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      Rapid Contraceptive Uptake and Changing Method Mix With High Use of Long-Acting Reversible Contraceptives in Crisis-Affected Populations in Chad and the Democratic Republic of the Congo

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          Abstract

          Offering a broad choice of contraceptives can rapidly expand use in crisis-affected settings, particularly when the choice includes long-acting reversible contraceptives (LARCs). Over 5 years, the governments of Chad and the Democratic Republic of the Congo, with support from an NGO, provided nearly 85,000 new clients with contraceptives. LARC users, which included an increasing number of IUD users, accounted for 73%.

          Abstract

          Offering a broad choice of contraceptives can rapidly expand use in crisis-affected settings, particularly when the choice includes long-acting reversible contraceptives (LARCs). Over 5 years, the governments of Chad and the Democratic Republic of the Congo, with support from an NGO, provided nearly 85,000 new clients with contraceptives. LARC users, which included an increasing number of IUD users, accounted for 73% of the new clients.

          ABSTRACT

          The global health community has recognized that expanding the contraceptive method mix is a programmatic imperative since (1) one-third of unintended pregnancies are due to method failure or discontinuation, and (2) the addition of a new method to the existing mix tends to increase total contraceptive use. Since July 2011, CARE has been implementing the Supporting Access to Family Planning and Post-Abortion Care (SAFPAC) initiative to increase the availability, quality, and use of contraception, with a particular focus on highly effective and long-acting reversible methods—intrauterine devices (IUDs) and implants—in crisis-affected settings in Chad and the Democratic Republic of the Congo (DRC). This initiative supports government health systems at primary and referral levels to provide a wide range of contraceptive services to people affected by conflict and/or displacement. Before the initiative, long-acting reversible methods were either unknown or unavailable in the intervention areas. However, as soon as trained providers were in place, we noted a dramatic and sustained increase in new users of all contraceptive methods, especially implants, with total new clients reaching 82,855, or 32% of the estimated number of women of reproductive age in the respective catchment areas in both countries, at the end of the fourth year. Demand for implants was very strong in the first 6 months after provider training. During this time, implants consistently accounted for more than 50% of the method mix, reaching as high as 89% in Chad and 74% in DRC. To ensure that all clients were getting the contraceptive method of their choice, we conducted a series of discussions and sought feedback from different stakeholders in order to modify program strategies. Key program modifications included more focused communication in mass media, community, and interpersonal channels about the benefits of IUDs while reinforcing the wide range of methods available and refresher training for providers on how to insert IUDs to strengthen their competence and confidence. Over time, we noted a gradual redistribution of the method mix in parallel with vigorous continued family planning uptake. This experience suggests that analyzing method mix can be helpful for designing program strategies and that expanding method choice can accelerate satisfying demand, especially in environments with high unmet need for contraception.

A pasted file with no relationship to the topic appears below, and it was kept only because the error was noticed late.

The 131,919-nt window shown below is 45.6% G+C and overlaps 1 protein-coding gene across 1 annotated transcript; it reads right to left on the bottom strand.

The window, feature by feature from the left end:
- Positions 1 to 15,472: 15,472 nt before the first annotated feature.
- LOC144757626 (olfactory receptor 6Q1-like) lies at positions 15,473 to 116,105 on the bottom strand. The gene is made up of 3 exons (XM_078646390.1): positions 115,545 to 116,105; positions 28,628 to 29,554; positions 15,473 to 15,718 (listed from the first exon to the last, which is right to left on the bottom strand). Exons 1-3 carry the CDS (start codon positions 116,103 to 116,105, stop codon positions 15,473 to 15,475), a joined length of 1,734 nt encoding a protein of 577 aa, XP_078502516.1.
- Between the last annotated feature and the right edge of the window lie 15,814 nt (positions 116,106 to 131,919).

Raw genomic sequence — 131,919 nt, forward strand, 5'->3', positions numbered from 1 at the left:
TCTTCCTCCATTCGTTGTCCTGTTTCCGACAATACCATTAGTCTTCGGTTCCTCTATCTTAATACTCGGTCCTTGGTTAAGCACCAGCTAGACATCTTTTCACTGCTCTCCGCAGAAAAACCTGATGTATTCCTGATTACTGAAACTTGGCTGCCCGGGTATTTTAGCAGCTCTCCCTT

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          Trends in contraceptive need and use in developing countries in 2003, 2008, and 2012: an analysis of national surveys.